When people think of the most difficult languages to learn, they often cite Chinese or Arabic or Russian. But The Economist argues, these languages are child’s play compared to some of the world’s lesser-known tongues. Take, for example, a language spoken by a few thousand people in Botswana called !Xóõ (go ahead, sound it out). Here’s how The Economist describes this baffling language:
[!Xóõ] has a blistering array of unusual sounds. Its vowels include plain, pharyngealised, strident and breathy, and they carry four tones. It has five basic clicks and 17 accompanying ones. The leading expert on the !Xóõ, Tony Traill, developed a lump on his larynx from learning to make their sounds.
A language in New Guinea called Berik requires speakers to end many words with suffixes that describe what time of day something occurred. Bora, a language spoken in Peru, has more than 350 genders! How does that work?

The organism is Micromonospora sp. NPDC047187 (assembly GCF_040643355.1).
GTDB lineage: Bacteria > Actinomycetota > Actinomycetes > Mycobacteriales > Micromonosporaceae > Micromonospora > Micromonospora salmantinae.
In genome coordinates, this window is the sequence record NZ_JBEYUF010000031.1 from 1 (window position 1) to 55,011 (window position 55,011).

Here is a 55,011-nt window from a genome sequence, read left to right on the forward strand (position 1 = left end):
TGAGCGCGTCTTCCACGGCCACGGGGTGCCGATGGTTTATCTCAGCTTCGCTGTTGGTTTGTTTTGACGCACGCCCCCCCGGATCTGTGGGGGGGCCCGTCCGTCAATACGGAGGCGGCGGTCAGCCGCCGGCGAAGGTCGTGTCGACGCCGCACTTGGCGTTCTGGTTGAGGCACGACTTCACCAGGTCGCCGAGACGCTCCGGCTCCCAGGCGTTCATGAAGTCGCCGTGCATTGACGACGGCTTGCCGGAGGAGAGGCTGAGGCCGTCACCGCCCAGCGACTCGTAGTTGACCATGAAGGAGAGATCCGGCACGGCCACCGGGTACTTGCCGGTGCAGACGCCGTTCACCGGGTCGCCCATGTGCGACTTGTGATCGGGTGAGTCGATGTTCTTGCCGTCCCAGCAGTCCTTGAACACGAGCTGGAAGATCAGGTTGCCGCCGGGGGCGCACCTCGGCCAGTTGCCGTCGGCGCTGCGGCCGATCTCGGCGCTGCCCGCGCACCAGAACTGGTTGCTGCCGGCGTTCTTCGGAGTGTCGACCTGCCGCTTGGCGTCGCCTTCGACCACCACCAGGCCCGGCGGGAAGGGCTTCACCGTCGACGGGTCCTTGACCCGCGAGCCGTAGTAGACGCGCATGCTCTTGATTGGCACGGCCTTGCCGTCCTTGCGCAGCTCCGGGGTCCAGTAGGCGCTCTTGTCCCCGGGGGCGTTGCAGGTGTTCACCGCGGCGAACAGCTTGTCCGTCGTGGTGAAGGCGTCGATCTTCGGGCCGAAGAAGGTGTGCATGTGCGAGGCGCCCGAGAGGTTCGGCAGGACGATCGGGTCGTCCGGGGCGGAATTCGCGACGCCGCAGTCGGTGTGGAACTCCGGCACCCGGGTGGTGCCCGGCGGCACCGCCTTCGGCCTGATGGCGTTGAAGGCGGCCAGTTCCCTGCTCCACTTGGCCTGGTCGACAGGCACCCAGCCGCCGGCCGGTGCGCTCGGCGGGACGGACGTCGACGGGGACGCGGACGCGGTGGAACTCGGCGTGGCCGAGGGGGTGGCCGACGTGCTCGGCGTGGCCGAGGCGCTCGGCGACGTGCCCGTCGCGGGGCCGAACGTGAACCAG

But according to The Economist, the most difficult language to learn (other than the one you’re currently studying), is Tuyuca, spoken by less than 1,000 people in the eastern Amazon. There are between 40 and 150 genders in Tuyuca, and verbs require suffixes that tell how a speaker knows something. For example, “Diga ape-wi means that ‘the boy played soccer (I know because I saw him)’, while diga ape-hiyi means ‘the boy played soccer (I assume).'”
So next time you’re struggling with remembering “Je suis, tu es, il est…” think of !Xóõ and Tuyuca and consider how lucky you have it.
Elsewhere in Gadling: Learn to read the Cyrillic alphabet in 5 minutes. (Go on, give it a shot.)